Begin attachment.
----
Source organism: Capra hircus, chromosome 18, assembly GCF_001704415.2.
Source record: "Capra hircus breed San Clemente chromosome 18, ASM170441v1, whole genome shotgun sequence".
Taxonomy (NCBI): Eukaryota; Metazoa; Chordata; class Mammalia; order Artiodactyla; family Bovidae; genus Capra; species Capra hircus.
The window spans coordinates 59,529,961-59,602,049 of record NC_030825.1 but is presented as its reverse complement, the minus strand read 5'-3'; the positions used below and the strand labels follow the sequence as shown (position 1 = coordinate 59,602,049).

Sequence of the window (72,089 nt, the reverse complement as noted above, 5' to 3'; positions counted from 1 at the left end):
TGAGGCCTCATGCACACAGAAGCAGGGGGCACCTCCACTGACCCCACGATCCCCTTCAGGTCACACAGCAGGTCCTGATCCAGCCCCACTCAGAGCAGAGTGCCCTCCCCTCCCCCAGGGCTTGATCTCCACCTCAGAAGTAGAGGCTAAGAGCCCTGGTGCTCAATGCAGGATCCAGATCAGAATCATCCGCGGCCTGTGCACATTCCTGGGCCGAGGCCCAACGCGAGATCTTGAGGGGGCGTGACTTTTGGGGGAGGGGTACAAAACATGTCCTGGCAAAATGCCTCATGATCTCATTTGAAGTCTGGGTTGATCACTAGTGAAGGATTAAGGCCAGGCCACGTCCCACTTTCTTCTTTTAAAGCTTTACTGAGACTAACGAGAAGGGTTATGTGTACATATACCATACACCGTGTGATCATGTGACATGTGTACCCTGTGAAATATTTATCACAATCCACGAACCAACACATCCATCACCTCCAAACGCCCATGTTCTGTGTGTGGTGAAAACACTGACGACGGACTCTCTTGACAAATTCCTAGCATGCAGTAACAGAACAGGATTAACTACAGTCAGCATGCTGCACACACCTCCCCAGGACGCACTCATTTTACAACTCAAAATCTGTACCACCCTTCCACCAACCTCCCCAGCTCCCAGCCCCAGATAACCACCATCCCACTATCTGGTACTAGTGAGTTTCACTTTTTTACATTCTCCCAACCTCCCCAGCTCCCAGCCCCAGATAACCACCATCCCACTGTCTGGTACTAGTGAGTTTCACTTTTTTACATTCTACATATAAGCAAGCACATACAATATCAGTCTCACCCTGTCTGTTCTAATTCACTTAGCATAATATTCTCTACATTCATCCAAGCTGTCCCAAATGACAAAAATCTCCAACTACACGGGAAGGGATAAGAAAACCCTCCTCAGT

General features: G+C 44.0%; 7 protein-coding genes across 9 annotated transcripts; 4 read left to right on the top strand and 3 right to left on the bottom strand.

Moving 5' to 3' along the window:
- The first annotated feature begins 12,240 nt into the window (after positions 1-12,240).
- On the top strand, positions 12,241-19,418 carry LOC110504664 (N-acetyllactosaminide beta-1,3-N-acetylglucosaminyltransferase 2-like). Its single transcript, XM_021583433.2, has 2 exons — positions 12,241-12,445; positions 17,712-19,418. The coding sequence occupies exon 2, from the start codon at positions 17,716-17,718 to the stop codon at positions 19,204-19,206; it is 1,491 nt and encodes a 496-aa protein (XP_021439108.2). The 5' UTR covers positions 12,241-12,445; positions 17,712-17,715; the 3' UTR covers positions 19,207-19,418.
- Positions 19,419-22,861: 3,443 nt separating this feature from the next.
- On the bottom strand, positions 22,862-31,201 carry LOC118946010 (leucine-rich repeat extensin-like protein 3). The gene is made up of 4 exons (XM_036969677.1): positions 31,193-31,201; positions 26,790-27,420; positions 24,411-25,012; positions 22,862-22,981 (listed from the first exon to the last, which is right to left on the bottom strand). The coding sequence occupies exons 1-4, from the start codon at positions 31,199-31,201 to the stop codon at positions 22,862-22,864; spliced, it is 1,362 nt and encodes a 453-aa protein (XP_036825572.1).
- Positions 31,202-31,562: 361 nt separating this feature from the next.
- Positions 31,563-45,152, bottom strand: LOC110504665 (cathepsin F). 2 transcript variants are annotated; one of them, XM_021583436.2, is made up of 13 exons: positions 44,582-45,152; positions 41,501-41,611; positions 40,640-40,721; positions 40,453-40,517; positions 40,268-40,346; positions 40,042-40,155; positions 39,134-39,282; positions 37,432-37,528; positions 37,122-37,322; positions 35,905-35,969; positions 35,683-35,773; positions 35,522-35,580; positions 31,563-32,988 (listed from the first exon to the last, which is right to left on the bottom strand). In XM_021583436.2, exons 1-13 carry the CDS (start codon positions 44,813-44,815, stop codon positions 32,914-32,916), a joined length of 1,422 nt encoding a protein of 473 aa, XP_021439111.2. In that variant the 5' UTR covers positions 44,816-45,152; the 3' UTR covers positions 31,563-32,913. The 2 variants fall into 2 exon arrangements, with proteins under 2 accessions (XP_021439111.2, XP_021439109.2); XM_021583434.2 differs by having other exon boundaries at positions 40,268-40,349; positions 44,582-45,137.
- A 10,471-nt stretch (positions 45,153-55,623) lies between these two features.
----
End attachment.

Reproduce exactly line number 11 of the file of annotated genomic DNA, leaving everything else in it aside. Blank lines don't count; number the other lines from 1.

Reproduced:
- Positions 19,419-22,861: 3,443 nt separating this feature from the next.